Presentation Speech by Professor Jakob Svensson, Member of the Royal Swedish Academy of Sciences, Member of the Committee for the Prize in Economic Sciences in Memory of Alfred Nobel, 10 december 2019.
Your Majesties, Your Royal Highnesses, Esteemed Nobel Laureates, Ladies and Gentlemen,
8−5=3. This is a simple exercise for most 9-year-olds, but fewer than half the fourth-grade students in Mozambique and Nigeria can solve it. In rural India, only half the children in grade five can read a short text intended for second-graders.
These are not exceptions. Worldwide, hundreds of millions of children leave school without basic skills. As adults, they cannot calculate the correct change from a transaction or read and understand instructions. Nor can they help their children with homework, let alone build a career.
Over the last two decades, living standards have noticeably improved almost everywhere on the planet. Despite these improvements, huge challenges remain. Why aren’t children learning how to read and count in school? Why are so many children dying of diseases that could be treated or prevented at a low cost? Why do smallholders not adopt simple technologies, such as artificial fertiliser, even though they can provide large returns?
It was to answer these questions, and similar ones, that this year’s Laureates began their pioneering research into the mechanisms behind poverty, and into effective measures to alleviate it. Their work laid the foundation for a new approach which, in just 20 years, has transformed research on global poverty.
The new approach is experimental so, just as in much medical and natural science research, causation is established through randomised control studies. However, these are not experiments in a laboratory, but studies of people in their everyday environments. The approach also has a clear connection to economic theory. Somewhat simplified, we can say that theory can provide guidance on important mechanisms behind poverty. Field experiments can investigate the quantitative importance of these mechanisms in practice.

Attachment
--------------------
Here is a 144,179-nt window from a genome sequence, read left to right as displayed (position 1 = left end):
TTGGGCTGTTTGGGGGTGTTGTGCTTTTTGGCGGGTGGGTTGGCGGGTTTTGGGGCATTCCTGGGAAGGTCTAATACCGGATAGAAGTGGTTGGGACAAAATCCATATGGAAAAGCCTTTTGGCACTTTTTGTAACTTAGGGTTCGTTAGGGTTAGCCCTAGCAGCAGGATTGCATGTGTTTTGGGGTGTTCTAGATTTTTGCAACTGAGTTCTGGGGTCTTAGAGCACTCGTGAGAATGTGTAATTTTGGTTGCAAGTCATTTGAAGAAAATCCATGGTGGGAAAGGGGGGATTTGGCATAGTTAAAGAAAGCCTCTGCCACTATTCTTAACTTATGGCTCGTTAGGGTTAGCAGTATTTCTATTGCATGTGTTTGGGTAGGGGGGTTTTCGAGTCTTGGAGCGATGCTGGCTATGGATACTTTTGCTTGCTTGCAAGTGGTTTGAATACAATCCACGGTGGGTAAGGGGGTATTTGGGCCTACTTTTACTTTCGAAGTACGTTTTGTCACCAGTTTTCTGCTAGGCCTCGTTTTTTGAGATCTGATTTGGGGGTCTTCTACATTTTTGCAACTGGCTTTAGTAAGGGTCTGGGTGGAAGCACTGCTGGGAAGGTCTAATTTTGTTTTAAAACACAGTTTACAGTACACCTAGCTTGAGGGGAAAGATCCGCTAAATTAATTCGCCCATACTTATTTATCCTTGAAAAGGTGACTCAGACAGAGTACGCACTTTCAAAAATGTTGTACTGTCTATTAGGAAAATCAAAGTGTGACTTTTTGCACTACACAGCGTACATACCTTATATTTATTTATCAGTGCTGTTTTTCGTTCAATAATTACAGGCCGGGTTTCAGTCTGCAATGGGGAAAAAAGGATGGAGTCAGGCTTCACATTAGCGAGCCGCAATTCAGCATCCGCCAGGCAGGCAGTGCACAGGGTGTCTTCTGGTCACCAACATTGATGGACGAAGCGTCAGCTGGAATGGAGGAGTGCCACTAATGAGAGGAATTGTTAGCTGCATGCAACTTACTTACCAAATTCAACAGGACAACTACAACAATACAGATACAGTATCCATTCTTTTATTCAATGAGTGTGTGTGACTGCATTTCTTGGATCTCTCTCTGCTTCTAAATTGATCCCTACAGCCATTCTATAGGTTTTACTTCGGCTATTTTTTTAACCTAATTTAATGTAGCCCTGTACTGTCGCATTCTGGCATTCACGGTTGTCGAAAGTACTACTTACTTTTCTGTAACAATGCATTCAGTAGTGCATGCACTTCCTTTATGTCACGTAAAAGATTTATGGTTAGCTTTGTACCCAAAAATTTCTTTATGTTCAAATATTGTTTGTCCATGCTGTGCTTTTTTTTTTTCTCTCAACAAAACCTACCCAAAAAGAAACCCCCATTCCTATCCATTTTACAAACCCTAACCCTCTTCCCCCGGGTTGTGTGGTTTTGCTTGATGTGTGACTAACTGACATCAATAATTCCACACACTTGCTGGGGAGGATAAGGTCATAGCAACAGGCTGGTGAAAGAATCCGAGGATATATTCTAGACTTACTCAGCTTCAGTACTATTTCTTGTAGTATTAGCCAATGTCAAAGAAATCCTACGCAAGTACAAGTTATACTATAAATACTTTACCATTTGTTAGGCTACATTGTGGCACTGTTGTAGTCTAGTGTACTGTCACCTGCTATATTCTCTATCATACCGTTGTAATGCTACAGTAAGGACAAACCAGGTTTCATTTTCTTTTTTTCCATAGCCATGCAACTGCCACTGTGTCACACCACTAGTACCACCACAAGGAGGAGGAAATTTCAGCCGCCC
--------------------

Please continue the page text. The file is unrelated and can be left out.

The research based on the new experimental approach has provided us with a deeper understanding of the root causes of poverty. To return to the example of the learning crisis, we now know that the most important reasons why, in many countries, children learn so little in school are not large class sizes or the lack of tex books. Instead, the problems are what teachers do in the classroom, what they know and – surprisingly often – whether they show up at all.
I believe that searching for explanations for poverty and the means to eradicate it is, for economists, like trying to solve the mystery of cancer for medical researchers. This year’s Laureates have taken research on poverty further than anybody before and millions of people are now benefitting from effective measures that were developed and tested using the new experimental approach for which they laid the foundation.
Dear Professors Banerjee, Duflo and Kremer,
You have introduced a way of conducting research that helps us better understand the root causes of poverty, as well as to find effective ways of alleviating it. The experimental approach you pioneered has transformed research in development economics. The research that follows this approach has already influenced policy, and it keeps improving our ability to help those in most need. It is an honour and a privilege to convey to you, on behalf of the Royal Swedish Academy of Sciences, our warmest congratulations. May I now ask you to receive your Prizes from his Majesty the King.
Their work and discoveries range from the formation of black holes and genetic scissors to efforts to combat hunger and develop new auction formats.
See them all presented here.